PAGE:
A Life in Motion

This article first appeared in JustInfo, a Department of Justice Canada publication, on March 23, 2012.  Reproduced here with permission.


Sandra Leduc: A Life in Motion

by Stephen Bindman, Special Advisor, Wrongful Convictions

To suggest Sandra Leduc likes adventure is a slight understatement.

Consider the last six months of her life.

In late November, she returned to the Department of Justice and Ottawa after a two-year posting with the Department of Foreign Affairs and International Trade (DFAIT) in Afghanistan.

On April 2, she leaves for two months to climb Mount Everest in her continuing quest to scale the Seven Summits – the highest mountain on each of the seven continents.

And then a week after her return from Nepal, she leaves for a two-year secondment with the Canadian International Development Agency (CIDA) to work for the Canadian Mission in the Palestinian Territories as a legal reform advisor.

“I like challenges,” says the ebullient 34-year-old lawyer, whose home position is in the Aboriginal Law and Strategic Policy section.

“Most people think I’m nuts. I’m definitely an adrenalin junkie, but adrenalin rushes can be triggered in many different ways. It’s not necessarily from doing a particular sport. For me, I get an adrenalin rush from doing something new and something that’s difficult and that can be an intellectual activity. I find I get motivated by people who have those similar pursuits.”

Sandra, who joined the Department in 2002 after starting law school at McGill University at age 17, has lived in nine countries on four continents, can fly a plane, and can read and write in Hindi, Arabic and Dari.

But she says she comes by her wanderlust naturally.

“Sometimes I don’t feel very much like an original because my father was exactly like this. He started backpacking in the early 70s, rode a motorcycle most of his life, started the skydiving club at the University of Montreal, and became a diplomat.”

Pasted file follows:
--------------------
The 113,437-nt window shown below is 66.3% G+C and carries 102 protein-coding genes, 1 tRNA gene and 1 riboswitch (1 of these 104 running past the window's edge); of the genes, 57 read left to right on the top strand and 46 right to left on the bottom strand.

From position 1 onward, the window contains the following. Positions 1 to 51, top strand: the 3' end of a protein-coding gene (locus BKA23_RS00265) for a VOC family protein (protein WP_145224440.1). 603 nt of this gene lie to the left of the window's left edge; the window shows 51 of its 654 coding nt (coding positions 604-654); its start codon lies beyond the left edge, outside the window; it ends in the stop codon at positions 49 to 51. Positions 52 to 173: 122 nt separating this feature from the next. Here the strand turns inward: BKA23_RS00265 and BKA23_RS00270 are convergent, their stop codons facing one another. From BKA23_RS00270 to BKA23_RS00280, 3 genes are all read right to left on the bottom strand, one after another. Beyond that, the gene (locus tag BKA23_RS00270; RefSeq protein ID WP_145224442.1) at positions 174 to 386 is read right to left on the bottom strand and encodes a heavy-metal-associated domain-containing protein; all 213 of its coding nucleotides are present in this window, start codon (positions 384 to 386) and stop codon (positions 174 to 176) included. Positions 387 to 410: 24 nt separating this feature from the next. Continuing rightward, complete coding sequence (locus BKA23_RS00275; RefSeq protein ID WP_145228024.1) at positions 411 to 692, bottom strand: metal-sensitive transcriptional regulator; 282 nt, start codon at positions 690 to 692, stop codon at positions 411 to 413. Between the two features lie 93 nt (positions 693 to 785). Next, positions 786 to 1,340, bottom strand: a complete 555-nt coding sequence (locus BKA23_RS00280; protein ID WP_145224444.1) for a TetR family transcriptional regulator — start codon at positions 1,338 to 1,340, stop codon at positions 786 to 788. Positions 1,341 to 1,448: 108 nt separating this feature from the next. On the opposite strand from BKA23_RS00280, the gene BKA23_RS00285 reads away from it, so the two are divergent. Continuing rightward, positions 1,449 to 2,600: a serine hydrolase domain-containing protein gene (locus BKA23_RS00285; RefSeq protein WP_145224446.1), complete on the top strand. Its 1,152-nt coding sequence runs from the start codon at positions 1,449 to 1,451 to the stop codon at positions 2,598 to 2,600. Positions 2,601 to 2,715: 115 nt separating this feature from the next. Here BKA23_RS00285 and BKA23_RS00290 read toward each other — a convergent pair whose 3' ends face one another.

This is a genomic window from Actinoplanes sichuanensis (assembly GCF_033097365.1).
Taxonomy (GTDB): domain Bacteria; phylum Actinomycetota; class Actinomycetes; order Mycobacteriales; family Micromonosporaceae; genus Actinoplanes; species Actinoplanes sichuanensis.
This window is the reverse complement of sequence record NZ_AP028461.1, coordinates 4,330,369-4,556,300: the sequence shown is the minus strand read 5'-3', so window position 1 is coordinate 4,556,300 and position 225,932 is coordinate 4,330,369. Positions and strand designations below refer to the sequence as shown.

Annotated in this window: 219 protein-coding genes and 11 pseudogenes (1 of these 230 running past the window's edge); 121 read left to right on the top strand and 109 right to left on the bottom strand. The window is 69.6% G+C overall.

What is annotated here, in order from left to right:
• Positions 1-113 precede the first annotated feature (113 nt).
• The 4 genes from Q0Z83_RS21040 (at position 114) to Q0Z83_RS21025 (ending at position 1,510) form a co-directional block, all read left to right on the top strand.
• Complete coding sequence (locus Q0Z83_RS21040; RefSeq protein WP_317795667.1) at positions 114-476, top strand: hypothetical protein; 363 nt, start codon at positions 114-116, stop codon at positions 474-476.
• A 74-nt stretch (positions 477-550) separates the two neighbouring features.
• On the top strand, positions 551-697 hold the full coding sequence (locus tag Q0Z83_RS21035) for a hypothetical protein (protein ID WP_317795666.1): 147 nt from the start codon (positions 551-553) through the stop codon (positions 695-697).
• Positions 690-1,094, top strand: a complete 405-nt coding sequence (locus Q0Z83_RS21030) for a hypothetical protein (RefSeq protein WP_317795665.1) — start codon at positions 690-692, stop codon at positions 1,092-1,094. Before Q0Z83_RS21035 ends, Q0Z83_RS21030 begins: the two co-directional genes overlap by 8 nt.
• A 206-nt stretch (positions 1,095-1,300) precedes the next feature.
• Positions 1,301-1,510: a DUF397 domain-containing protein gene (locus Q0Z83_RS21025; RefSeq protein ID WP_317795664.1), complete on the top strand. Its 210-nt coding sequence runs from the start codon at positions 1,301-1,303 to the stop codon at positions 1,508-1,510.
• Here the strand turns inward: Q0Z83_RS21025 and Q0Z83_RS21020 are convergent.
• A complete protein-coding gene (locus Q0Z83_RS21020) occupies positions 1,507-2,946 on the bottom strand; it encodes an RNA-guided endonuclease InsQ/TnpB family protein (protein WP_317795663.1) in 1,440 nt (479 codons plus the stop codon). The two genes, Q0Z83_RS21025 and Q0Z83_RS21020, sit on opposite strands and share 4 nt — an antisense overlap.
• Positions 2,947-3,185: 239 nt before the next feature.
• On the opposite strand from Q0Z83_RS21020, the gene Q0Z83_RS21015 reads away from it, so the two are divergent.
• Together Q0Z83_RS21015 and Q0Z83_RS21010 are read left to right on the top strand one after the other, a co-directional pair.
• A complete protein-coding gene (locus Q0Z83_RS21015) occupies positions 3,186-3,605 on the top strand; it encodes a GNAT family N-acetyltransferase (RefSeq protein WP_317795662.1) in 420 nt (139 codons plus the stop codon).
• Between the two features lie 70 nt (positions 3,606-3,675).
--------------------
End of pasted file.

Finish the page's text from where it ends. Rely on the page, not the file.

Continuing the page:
First there was Afghanistan.


Sandra (centre) on a field visit to Maimana, Faryab province, Afghanistan. Persons present in the photo include United Nations Development Programme delegates, the President of the Faryab Court of Appeals, the Chief District Prosecutor and the Chief of the Huquq (Legislative) Department.


Sandra applied to a public service wide competition and was posted to the Canadian Embassy in Kabul in charge of Rule of Law files — including justice, corrections, and human rights.

Her work included political reporting back to Ottawa on Rule of Law issues, implementing and coordinating DFAIT programming in the justice and corrections sectors, working with senior officials within the Afghan government to understand and help them achieve their government’s needs, and representing Canada at bilateral and multilateral international meetings.


Kandahar Provincial Reconstruction Team (KPRT) in Kandahar City. From left to right: Sandra Leduc; the Head of the KPRT Political Section; the European Union Ambassador; the Japanese Ambassador; the Canadian Ambassador; and an interpreter.


For the first year, she lived in a converted three-metre wide blast-proof metal shipping container with two tiny windows that didn’t open. In the second year, she got her own room in a house.

The Embassy staff lived in a compound with no ability to walk anywhere else other than the length of the street on which the compound was situated.

“It meant you couldn’t do the ordinary things you could do here, like going to the movie theatre on weekends or grocery shopping.

“It meant your best friends were your colleagues. We ate all our three meals a day together, maybe had a drink at the bar on the compound together after work, and worked long hours side by side. So you had to learn to get along and set aside differences because it was the only way you were going to survive those long extended hours together.”